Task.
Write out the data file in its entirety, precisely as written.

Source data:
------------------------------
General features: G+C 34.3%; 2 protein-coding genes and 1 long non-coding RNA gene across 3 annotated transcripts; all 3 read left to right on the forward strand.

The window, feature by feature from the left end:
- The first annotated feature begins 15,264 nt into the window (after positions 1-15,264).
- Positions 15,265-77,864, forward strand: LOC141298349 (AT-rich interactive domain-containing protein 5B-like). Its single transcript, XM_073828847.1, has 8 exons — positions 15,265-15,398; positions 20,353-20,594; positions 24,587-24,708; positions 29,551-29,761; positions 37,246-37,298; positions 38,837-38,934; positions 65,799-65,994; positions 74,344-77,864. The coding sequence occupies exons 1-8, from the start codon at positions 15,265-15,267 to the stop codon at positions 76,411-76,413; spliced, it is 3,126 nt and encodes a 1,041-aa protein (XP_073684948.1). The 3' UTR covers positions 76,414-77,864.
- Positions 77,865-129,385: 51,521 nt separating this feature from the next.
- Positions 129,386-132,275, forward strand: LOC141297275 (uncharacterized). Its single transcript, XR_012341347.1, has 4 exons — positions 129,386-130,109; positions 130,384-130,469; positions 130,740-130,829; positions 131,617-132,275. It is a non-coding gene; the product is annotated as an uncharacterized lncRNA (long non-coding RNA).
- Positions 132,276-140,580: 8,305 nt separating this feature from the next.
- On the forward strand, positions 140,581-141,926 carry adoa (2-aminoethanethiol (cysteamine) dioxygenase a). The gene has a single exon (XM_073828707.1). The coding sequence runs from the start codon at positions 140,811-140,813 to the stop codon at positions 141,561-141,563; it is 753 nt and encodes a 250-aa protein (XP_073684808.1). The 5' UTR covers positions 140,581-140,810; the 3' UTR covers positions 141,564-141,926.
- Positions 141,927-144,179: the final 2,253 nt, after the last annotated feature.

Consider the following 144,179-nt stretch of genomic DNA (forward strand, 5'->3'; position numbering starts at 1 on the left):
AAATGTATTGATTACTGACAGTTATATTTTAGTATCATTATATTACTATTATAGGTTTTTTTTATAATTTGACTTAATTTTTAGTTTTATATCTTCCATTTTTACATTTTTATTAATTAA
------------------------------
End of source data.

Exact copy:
General features: G+C 34.3%; 2 protein-coding genes and 1 long non-coding RNA gene across 3 annotated transcripts; all 3 read left to right on the forward strand.

The window, feature by feature from the left end:
- The first annotated feature begins 15,264 nt into the window (after positions 1-15,264).
- Positions 15,265-77,864, forward strand: LOC141298349 (AT-rich interactive domain-containing protein 5B-like). Its single transcript, XM_073828847.1, has 8 exons — positions 15,265-15,398; positions 20,353-20,594; positions 24,587-24,708; positions 29,551-29,761; positions 37,246-37,298; positions 38,837-38,934; positions 65,799-65,994; positions 74,344-77,864. The coding sequence occupies exons 1-8, from the start codon at positions 15,265-15,267 to the stop codon at positions 76,411-76,413; spliced, it is 3,126 nt and encodes a 1,041-aa protein (XP_073684948.1). The 3' UTR covers positions 76,414-77,864.
- Positions 77,865-129,385: 51,521 nt separating this feature from the next.
- Positions 129,386-132,275, forward strand: LOC141297275 (uncharacterized). Its single transcript, XR_012341347.1, has 4 exons — positions 129,386-130,109; positions 130,384-130,469; positions 130,740-130,829; positions 131,617-132,275. It is a non-coding gene; the product is annotated as an uncharacterized lncRNA (long non-coding RNA).
- Positions 132,276-140,580: 8,305 nt separating this feature from the next.
- On the forward strand, positions 140,581-141,926 carry adoa (2-aminoethanethiol (cysteamine) dioxygenase a). The gene has a single exon (XM_073828707.1). The coding sequence runs from the start codon at positions 140,811-140,813 to the stop codon at positions 141,561-141,563; it is 753 nt and encodes a 250-aa protein (XP_073684808.1). The 5' UTR covers positions 140,581-140,810; the 3' UTR covers positions 141,564-141,926.
- Positions 141,927-144,179: the final 2,253 nt, after the last annotated feature.

Consider the following 144,179-nt stretch of genomic DNA (forward strand, 5'->3'; position numbering starts at 1 on the left):
AAATGTATTGATTACTGACAGTTATATTTTAGTATCATTATATTACTATTATAGGTTTTTTTTATAATTTGACTTAATTTTTAGTTTTATATCTTCCATTTTTACATTTTTATTAATTAA